According to another technique, the systems that host failed components are isolated, while individual Line Replaceable Components that caused the faults are not isolated.

A disclosed embodiment of the application addresses these and other issues by utilizing an intelligent systems maintenance/monitor system. The system can eliminate identification errors of failed Line Replaceable Components, provide resolution of No Fault Found and Can Not Duplicate reports, learn new fault modes, and train maintenance and engineering personnel.

SUMMARY OF THE INVENTION

The present invention is directed to a method and an apparatus for intelligent monitoring and maintenance of a system. According to a first aspect of the present invention, a method for intelligent monitoring and maintenance of a system comprises: accessing data relating to functional components of the system; extracting parameter information for functional components of the system, the step of extracting parameter information including performing inferential processing and trend recognition of the data using previous knowledge about the system, and simulating performance of the system using models of the system and previous knowledge about the system; identifying new information about the system present in extracted parameter information; and providing the new information to the step of extracting parameter information, to be used as previously learned knowledge.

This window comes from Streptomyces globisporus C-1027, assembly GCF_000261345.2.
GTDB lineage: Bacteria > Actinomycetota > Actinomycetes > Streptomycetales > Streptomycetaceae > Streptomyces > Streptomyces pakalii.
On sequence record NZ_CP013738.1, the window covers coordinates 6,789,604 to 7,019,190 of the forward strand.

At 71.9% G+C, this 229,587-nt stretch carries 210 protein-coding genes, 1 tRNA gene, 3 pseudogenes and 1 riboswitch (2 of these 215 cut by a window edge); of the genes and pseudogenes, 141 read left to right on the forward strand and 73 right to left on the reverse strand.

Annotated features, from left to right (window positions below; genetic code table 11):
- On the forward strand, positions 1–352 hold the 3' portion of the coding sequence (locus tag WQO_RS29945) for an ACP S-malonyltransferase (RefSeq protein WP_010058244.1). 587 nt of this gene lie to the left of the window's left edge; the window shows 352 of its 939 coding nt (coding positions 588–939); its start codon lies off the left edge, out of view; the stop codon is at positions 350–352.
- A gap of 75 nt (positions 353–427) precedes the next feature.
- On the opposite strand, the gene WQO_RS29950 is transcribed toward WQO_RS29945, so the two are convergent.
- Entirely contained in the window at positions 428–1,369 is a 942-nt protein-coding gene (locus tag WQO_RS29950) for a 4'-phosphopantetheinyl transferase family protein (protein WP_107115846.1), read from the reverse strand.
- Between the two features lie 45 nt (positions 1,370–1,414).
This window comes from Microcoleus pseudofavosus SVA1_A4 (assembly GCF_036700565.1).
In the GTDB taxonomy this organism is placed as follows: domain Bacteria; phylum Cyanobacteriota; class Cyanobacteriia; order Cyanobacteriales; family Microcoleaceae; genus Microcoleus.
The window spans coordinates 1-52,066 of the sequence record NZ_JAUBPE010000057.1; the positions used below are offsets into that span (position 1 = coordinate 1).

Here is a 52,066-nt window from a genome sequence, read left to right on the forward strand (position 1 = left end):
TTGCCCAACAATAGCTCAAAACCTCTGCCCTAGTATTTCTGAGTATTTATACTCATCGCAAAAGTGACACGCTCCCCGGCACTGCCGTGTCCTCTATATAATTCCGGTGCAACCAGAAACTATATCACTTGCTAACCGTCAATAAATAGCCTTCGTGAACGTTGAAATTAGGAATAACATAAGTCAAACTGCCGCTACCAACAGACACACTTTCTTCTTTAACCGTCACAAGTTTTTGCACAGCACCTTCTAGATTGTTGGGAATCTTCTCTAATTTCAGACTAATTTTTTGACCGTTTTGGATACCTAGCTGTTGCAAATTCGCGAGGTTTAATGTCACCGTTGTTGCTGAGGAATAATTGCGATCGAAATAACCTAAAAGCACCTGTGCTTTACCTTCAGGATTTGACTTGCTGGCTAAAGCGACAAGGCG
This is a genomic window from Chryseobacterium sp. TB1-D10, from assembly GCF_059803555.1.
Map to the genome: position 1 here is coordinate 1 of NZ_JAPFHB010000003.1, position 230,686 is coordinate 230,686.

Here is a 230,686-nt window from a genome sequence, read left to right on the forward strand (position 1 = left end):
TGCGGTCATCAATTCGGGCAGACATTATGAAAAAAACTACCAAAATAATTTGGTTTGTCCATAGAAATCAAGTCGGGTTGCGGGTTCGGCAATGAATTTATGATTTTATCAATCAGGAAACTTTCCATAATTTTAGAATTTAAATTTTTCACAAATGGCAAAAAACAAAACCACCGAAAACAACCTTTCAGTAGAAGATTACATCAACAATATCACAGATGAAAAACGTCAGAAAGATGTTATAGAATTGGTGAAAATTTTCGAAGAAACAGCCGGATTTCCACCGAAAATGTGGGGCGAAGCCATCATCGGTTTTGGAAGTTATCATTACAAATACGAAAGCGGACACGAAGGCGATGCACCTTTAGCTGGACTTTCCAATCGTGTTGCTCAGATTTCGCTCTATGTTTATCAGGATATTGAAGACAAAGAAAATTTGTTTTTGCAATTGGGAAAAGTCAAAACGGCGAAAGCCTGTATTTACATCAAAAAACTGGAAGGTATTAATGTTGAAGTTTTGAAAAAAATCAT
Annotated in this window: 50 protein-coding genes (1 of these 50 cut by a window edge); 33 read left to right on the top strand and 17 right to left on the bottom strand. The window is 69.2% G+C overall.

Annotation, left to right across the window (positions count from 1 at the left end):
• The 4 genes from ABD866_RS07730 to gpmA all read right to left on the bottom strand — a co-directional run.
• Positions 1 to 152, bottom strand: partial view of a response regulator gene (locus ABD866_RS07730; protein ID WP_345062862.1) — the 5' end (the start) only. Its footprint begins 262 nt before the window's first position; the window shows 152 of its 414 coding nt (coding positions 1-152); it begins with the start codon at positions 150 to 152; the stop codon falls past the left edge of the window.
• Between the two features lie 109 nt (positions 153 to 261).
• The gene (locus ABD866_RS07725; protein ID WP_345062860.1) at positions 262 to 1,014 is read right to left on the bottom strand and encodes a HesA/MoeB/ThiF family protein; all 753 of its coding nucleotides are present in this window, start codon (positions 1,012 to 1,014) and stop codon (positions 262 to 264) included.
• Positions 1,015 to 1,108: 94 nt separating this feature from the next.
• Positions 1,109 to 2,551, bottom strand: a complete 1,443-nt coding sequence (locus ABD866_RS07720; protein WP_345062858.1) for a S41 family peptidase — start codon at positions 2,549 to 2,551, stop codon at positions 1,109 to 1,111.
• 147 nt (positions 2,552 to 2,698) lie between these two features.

According to a second aspect of the present invention, an apparatus for intelligent monitoring and maintenance of a system comprises: a smart interface engine for accessing data relating to functional components of the system; a database containing previous knowledge about the system; a logic engine for extracting parameter information for the functional components of the system, the logic engine extracting parameter information for functional components by performing inferential processing and trend recognition of the data using previous knowledge about the system from the database, and utilizing a performance simulator to simulate performance of the system using models of the system and previous knowledge about the system from the database; and a confirmatory engine for updating the database with new information present in the extracted parameter information.

BRIEF DESCRIPTION OF THE DRAWINGS

Further aspects and advantages of the present invention will become apparent upon reading the following detailed description in conjunction with the accompanying drawings, in which: